In UK, SMB Mistrust Of Alternative Payment Firms

UK banks

A new study by Visa Europe finds traditional banks hold sway over tech-driven alternative payments providers — at least, for small business owners in the United Kingdom.

There seems to be a trust issue among small to mid-sized entities in Europe.

Specifically, in the United Kingdom and, specifically, when it comes to payment providers.

On Monday (April 18), Visa Europe released findings from a survey of 750 small businesses based in the U.K. The overarching theme was that those outfits still maintain a significant level of trust in their banking providers, and at the same time, there are hurdles to be surmounted when it comes to embracing new payment methods. In addition, the research showed real differences in perception among varying parameters tied to those small businesses, ranging from size of the business in question to their geographic location.

The research itself was conducted by TNS between the timeframe of Oct. 23 and Nov. 13, 2015. Of the firms surveyed, said Visa Europe, the majority had an employee base numbering less than 100.

Breaking down the numbers a bit, of those 750 respondents, Visa Europe said that it found a bit less than two-thirds, or 59 percent, felt trust toward their business banking institution as their payment provider. That 59 percent tally far outpaced the levels of trust recorded and felt toward alternative online payment firms, at 40 percent, telecommunications providers, at 11 percent, and, bringing up the rear, social media providers, at 6 percent.

With firms that had a sole trader at the helm of the business banking relationship, trust was at its deepest level, with 65 percent of respondents in that role stating that they had a full level of trust for their banks or building society. The same level of response, at 65 percent, came in for firms that have been trading for more than 20 years, who also named banks as the most highly trusted provider.

Yet, a bit of disconnect came in with the same relationships between SMEs and their banks, even longstanding ones. The bedrock may be there, but there’s room for improvement. As Visa Europe found, a minority of small businesses — at only 30 percent — said that they remain “completely satisfied” with the options that are available; the number creeps up to 40 percent among the sole traders. And, the bigger the firms get, the smaller that satisfaction level gets. Regardless of the extent of alternative methods offered by the banking relationship already in place, the banks were designated the “preferred” partners in transactions across the board and, in fact, were listed by 46 percent of those participating in the survey as being the “ideal” partners, which perhaps illustrates a strong bond indeed.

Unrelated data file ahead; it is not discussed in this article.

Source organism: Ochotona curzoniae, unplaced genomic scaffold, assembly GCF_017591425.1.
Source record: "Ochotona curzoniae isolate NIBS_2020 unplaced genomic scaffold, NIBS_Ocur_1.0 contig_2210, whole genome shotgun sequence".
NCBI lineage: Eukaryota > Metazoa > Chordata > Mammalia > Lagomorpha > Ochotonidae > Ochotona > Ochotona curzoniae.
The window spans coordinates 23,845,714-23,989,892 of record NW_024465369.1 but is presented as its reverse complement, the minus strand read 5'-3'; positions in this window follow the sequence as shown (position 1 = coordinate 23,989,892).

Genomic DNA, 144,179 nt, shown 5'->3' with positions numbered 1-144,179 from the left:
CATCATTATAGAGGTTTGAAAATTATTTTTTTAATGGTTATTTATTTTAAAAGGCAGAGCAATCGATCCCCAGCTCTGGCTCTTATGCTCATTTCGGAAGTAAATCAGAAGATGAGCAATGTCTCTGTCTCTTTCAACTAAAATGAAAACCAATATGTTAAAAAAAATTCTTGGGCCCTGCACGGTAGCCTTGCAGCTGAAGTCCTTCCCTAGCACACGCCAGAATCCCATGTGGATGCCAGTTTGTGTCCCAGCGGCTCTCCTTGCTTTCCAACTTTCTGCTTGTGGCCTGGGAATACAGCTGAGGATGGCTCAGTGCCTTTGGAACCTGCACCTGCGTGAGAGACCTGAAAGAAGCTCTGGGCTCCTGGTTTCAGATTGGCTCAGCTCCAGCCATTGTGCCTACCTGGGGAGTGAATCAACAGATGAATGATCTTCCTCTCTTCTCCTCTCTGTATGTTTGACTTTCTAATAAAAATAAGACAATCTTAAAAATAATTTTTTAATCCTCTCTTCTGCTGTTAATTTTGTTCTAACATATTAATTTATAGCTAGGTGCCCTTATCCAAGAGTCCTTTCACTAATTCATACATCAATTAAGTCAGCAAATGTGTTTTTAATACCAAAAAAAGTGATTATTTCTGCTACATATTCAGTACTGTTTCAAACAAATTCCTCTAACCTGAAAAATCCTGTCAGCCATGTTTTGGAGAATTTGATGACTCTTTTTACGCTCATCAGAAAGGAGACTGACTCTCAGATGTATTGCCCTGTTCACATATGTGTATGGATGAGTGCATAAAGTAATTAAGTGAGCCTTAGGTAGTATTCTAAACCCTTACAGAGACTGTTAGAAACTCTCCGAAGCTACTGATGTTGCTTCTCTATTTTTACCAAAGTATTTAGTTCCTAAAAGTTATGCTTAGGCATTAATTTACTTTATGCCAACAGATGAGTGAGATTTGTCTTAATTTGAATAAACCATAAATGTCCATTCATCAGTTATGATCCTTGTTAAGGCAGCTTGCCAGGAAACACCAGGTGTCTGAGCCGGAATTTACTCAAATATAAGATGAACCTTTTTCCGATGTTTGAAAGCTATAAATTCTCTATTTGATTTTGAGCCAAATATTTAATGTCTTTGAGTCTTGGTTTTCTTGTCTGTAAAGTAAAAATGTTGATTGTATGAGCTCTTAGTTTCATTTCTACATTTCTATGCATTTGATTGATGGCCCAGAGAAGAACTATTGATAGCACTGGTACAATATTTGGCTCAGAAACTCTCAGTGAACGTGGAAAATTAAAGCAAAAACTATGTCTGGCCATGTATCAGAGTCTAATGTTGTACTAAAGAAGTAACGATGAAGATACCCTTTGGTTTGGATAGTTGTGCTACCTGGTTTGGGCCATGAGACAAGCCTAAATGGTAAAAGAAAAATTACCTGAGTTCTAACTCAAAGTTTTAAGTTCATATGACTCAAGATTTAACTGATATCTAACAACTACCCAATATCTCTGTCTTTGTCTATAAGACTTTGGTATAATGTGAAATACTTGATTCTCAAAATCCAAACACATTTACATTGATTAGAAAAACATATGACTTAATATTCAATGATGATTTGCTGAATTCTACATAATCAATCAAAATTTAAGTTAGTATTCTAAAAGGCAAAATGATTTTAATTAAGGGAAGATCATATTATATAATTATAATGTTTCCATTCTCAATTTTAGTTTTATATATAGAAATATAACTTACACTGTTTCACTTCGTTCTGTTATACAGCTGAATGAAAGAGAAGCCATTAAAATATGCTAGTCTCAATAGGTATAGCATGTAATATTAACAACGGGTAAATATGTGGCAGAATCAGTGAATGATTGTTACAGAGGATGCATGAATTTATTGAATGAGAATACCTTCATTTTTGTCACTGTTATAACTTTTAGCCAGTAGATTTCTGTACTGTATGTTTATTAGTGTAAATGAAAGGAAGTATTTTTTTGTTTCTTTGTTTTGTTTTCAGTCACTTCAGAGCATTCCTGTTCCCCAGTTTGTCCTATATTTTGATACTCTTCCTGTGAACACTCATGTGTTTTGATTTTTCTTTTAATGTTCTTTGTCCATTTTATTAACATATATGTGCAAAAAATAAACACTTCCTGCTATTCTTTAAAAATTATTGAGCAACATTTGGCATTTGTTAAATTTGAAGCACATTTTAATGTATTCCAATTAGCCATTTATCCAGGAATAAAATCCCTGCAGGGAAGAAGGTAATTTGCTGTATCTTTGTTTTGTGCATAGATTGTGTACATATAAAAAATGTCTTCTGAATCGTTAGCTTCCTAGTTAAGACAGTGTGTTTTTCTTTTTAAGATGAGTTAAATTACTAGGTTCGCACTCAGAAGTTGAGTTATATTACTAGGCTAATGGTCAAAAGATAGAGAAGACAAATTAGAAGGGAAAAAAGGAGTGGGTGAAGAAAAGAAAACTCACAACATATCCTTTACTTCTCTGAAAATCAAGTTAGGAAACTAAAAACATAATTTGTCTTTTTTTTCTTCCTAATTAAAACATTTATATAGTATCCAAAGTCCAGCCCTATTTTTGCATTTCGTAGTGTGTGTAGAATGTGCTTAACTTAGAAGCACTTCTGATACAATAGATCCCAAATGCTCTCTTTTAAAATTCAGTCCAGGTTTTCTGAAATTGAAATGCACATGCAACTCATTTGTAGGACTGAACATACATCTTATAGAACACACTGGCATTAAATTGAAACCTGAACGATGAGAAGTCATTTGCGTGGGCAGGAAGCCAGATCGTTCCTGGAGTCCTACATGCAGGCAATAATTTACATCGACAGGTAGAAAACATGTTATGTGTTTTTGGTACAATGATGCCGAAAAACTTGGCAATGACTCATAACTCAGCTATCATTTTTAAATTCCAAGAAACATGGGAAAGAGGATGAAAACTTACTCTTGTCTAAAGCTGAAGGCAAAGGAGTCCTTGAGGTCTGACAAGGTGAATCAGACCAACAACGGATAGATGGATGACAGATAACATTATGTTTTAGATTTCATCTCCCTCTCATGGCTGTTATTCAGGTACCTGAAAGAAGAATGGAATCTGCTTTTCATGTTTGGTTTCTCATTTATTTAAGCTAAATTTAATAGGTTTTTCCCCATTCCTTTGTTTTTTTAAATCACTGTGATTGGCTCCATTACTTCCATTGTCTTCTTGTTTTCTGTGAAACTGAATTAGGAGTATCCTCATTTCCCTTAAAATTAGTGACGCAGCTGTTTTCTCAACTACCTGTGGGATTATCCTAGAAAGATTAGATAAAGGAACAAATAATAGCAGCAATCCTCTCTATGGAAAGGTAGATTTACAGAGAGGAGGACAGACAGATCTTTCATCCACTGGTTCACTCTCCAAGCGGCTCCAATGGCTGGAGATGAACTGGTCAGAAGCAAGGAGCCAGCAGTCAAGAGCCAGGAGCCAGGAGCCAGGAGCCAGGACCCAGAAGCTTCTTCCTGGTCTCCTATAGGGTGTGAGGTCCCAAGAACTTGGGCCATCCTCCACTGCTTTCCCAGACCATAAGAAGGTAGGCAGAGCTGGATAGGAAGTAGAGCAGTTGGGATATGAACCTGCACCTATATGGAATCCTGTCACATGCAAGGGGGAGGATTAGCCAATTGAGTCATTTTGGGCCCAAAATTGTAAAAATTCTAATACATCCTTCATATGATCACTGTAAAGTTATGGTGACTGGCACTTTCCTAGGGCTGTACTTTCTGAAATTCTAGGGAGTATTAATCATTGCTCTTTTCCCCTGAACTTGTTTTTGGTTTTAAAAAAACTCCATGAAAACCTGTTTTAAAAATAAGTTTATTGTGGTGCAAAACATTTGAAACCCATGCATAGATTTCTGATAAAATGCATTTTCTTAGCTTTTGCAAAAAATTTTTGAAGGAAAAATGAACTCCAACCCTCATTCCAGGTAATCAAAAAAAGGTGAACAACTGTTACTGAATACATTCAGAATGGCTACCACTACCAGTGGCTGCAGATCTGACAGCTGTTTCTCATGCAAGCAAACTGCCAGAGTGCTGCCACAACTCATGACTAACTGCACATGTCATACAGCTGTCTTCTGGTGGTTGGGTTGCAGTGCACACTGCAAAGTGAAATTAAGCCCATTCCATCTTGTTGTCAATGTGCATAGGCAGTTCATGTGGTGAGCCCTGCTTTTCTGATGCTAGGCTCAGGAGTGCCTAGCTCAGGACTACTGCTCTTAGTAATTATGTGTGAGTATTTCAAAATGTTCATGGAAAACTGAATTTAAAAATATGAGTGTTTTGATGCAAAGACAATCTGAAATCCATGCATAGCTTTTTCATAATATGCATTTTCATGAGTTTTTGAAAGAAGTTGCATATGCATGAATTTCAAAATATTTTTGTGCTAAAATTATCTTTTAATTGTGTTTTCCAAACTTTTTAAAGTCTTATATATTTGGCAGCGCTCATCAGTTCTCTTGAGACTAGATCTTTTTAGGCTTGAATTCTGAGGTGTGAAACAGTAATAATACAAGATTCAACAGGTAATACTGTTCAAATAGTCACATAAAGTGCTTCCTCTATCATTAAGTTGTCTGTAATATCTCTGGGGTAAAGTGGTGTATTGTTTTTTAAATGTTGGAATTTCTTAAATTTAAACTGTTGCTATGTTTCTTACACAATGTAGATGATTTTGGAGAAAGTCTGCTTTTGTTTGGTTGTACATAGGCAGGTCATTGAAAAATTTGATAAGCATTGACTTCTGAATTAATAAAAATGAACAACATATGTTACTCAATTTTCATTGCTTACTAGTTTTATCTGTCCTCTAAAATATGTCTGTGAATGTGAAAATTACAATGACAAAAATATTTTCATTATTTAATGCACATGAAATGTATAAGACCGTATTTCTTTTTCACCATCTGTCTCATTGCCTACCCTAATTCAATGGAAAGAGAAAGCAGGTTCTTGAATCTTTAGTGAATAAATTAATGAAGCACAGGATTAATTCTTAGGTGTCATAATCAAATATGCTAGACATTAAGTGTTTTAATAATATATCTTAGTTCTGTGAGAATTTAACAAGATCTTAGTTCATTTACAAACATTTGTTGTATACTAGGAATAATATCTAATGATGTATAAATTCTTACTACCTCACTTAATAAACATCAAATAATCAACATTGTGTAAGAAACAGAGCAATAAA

Visa Europe also found disparity with acceptance of alternative payments, bifurcated between making payments and accepting payments. The research showed that the sole traders surveyed feel relatively more comfortable with online payments, as 56 percent use such conduits to pay and roughly a third of those sole traders use online debit cards. The number drops rather drastically when it comes to accepting payments, as a relatively paltry 9 percent let their customers use this option when making payments to the sole traders’ firms. The wider net shows some similar hesitation, as Visa Europe found that 36 percent of firms use debit cards to pay but only 22 percent say yes to customers paying using debit cards.



B2B APIs aren’t just for large enterprises anymore — middle-market firms and SMBs now realize their potential for enabling low-cost access to real-time payments and account data. But those capabilities are only the tip of the API iceberg, says HSBC global head of liquidity and cash management Diane Reyes. In this month’s B2B API Tracker, Reyes explains how the next wave of banking APIs could fight payments fraud and proactively alert middle-market treasurers to investment opportunities.

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